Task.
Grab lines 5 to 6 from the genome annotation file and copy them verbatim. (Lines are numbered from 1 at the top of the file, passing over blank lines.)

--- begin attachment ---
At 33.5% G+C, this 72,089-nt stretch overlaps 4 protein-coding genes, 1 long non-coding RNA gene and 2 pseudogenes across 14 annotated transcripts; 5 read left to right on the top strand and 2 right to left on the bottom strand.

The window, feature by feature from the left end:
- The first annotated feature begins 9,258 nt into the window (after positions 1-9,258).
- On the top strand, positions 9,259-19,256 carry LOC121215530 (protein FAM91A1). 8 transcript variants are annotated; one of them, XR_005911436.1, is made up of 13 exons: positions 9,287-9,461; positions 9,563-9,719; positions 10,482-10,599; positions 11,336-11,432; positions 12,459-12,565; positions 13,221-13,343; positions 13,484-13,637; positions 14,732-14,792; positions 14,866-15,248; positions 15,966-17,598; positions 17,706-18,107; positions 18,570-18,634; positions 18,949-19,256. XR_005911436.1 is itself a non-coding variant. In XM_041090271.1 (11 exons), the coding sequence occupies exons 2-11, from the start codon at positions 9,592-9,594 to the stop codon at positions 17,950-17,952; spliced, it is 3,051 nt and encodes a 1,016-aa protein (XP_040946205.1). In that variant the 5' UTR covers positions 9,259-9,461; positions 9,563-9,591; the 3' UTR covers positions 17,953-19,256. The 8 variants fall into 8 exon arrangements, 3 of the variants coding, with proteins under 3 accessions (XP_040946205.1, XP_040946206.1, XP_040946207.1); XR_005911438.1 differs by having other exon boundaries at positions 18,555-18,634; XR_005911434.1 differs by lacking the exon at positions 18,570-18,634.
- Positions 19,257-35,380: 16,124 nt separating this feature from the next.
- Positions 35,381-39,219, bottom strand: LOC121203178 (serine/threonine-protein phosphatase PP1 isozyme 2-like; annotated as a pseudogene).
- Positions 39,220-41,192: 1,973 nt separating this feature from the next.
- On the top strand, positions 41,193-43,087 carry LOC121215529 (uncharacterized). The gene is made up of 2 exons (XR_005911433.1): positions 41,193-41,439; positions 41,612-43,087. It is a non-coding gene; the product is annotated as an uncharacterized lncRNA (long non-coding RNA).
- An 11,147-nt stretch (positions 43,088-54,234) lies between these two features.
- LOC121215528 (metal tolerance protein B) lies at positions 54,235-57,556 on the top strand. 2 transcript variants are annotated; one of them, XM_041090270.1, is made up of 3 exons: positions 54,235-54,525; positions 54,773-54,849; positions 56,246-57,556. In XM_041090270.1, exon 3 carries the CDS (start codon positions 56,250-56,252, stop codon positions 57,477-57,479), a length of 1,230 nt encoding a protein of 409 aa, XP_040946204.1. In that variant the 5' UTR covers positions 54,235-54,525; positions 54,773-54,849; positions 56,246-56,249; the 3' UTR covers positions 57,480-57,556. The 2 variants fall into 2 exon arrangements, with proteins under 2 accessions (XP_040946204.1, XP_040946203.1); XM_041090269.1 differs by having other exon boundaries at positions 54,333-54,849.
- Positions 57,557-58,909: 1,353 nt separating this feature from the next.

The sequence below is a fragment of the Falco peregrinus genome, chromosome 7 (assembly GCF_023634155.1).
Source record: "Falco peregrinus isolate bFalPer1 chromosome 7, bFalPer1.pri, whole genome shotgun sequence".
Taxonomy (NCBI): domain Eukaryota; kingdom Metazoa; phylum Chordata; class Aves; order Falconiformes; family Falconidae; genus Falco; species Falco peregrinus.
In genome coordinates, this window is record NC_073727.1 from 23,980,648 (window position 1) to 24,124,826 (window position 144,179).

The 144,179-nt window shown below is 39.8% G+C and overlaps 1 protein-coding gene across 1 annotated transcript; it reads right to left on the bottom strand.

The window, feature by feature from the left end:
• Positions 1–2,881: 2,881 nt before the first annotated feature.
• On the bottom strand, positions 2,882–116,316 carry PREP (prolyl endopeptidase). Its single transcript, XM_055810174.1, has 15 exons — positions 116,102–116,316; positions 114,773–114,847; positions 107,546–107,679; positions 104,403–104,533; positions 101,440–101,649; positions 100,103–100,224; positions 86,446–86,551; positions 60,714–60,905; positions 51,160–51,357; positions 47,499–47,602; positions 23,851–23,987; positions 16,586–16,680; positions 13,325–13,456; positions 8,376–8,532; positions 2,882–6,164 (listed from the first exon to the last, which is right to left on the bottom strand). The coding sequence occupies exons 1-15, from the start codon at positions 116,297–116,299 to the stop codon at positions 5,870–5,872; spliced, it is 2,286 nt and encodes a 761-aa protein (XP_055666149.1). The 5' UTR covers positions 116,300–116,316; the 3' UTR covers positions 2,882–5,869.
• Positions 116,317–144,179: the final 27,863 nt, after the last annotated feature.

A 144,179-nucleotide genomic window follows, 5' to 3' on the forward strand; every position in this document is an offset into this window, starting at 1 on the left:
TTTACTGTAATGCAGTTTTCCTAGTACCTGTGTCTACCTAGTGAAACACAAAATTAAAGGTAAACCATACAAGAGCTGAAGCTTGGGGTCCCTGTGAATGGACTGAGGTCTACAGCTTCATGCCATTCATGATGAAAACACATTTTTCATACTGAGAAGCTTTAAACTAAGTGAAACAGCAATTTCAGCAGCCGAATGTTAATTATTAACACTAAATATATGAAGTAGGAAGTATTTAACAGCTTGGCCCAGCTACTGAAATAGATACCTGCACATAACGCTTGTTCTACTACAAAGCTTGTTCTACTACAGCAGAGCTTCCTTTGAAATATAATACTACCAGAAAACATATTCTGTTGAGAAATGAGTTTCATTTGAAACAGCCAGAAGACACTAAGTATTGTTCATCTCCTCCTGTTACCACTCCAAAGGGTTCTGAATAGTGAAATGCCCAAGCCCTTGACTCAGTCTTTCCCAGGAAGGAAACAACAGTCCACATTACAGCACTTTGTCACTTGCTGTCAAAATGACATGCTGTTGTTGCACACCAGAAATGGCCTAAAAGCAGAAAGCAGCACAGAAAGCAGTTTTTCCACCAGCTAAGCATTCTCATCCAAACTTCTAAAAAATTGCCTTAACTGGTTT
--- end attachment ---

- Positions 19,257-35,380: 16,124 nt separating this feature from the next.
- Positions 35,381-39,219, bottom strand: LOC121203178 (serine/threonine-protein phosphatase PP1 isozyme 2-like; annotated as a pseudogene).